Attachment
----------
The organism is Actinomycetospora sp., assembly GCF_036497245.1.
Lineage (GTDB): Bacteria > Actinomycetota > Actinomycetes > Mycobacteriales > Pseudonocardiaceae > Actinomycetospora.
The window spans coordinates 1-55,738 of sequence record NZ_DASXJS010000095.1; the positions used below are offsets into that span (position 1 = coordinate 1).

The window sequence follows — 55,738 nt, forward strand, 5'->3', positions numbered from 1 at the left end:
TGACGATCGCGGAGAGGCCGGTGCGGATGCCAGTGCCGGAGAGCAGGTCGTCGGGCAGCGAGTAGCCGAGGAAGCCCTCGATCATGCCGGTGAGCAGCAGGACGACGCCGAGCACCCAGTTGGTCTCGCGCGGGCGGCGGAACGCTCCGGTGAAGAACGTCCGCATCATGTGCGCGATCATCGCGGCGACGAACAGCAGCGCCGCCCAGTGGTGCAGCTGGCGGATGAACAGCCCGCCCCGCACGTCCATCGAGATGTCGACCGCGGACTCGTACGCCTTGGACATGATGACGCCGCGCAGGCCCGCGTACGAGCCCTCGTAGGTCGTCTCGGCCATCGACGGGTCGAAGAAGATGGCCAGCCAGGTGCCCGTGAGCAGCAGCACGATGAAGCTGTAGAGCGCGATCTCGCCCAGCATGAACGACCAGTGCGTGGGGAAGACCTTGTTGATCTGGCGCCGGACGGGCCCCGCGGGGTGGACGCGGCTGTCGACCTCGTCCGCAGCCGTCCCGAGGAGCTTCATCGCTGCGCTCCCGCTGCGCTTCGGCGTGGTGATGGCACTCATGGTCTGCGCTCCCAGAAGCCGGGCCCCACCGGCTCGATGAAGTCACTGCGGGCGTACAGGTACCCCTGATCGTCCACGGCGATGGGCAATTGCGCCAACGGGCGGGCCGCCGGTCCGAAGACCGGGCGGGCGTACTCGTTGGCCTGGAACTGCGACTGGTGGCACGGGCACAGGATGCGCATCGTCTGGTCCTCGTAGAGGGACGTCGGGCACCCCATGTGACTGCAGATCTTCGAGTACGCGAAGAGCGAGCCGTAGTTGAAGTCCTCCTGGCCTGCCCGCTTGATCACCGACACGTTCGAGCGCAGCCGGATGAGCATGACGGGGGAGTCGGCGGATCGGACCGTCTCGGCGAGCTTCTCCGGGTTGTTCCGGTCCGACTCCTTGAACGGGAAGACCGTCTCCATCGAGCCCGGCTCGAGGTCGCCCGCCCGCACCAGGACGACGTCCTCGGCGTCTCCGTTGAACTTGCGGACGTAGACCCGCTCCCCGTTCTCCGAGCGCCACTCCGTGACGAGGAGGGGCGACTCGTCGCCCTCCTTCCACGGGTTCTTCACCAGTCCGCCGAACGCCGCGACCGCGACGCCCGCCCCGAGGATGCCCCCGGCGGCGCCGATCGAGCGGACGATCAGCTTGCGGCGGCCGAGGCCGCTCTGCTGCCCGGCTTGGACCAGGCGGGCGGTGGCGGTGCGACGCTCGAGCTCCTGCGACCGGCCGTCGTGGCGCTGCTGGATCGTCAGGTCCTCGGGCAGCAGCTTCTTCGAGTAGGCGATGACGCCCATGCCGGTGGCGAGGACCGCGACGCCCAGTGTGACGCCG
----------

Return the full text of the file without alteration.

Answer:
The organism is Actinomycetospora sp., assembly GCF_036497245.1.
Lineage (GTDB): Bacteria > Actinomycetota > Actinomycetes > Mycobacteriales > Pseudonocardiaceae > Actinomycetospora.
The window spans coordinates 1-55,738 of sequence record NZ_DASXJS010000095.1; the positions used below are offsets into that span (position 1 = coordinate 1).

The window sequence follows — 55,738 nt, forward strand, 5'->3', positions numbered from 1 at the left end:
TGACGATCGCGGAGAGGCCGGTGCGGATGCCAGTGCCGGAGAGCAGGTCGTCGGGCAGCGAGTAGCCGAGGAAGCCCTCGATCATGCCGGTGAGCAGCAGGACGACGCCGAGCACCCAGTTGGTCTCGCGCGGGCGGCGGAACGCTCCGGTGAAGAACGTCCGCATCATGTGCGCGATCATCGCGGCGACGAACAGCAGCGCCGCCCAGTGGTGCAGCTGGCGGATGAACAGCCCGCCCCGCACGTCCATCGAGATGTCGACCGCGGACTCGTACGCCTTGGACATGATGACGCCGCGCAGGCCCGCGTACGAGCCCTCGTAGGTCGTCTCGGCCATCGACGGGTCGAAGAAGATGGCCAGCCAGGTGCCCGTGAGCAGCAGCACGATGAAGCTGTAGAGCGCGATCTCGCCCAGCATGAACGACCAGTGCGTGGGGAAGACCTTGTTGATCTGGCGCCGGACGGGCCCCGCGGGGTGGACGCGGCTGTCGACCTCGTCCGCAGCCGTCCCGAGGAGCTTCATCGCTGCGCTCCCGCTGCGCTTCGGCGTGGTGATGGCACTCATGGTCTGCGCTCCCAGAAGCCGGGCCCCACCGGCTCGATGAAGTCACTGCGGGCGTACAGGTACCCCTGATCGTCCACGGCGATGGGCAATTGCGCCAACGGGCGGGCCGCCGGTCCGAAGACCGGGCGGGCGTACTCGTTGGCCTGGAACTGCGACTGGTGGCACGGGCACAGGATGCGCATCGTCTGGTCCTCGTAGAGGGACGTCGGGCACCCCATGTGACTGCAGATCTTCGAGTACGCGAAGAGCGAGCCGTAGTTGAAGTCCTCCTGGCCTGCCCGCTTGATCACCGACACGTTCGAGCGCAGCCGGATGAGCATGACGGGGGAGTCGGCGGATCGGACCGTCTCGGCGAGCTTCTCCGGGTTGTTCCGGTCCGACTCCTTGAACGGGAAGACCGTCTCCATCGAGCCCGGCTCGAGGTCGCCCGCCCGCACCAGGACGACGTCCTCGGCGTCTCCGTTGAACTTGCGGACGTAGACCCGCTCCCCGTTCTCCGAGCGCCACTCCGTGACGAGGAGGGGCGACTCGTCGCCCTCCTTCCACGGGTTCTTCACCAGTCCGCCGAACGCCGCGACCGCGACGCCCGCCCCGAGGATGCCCCCGGCGGCGCCGATCGAGCGGACGATCAGCTTGCGGCGGCCGAGGCCGCTCTGCTGCCCGGCTTGGACCAGGCGGGCGGTGGCGGTGCGACGCTCGAGCTCCTGCGACCGGCCGTCGTGGCGCTGCTGGATCGTCAGGTCCTCGGGCAGCAGCTTCTTCGAGTAGGCGATGACGCCCATGCCGGTGGCGAGGACCGCGACGCCCAGTGTGACGCCG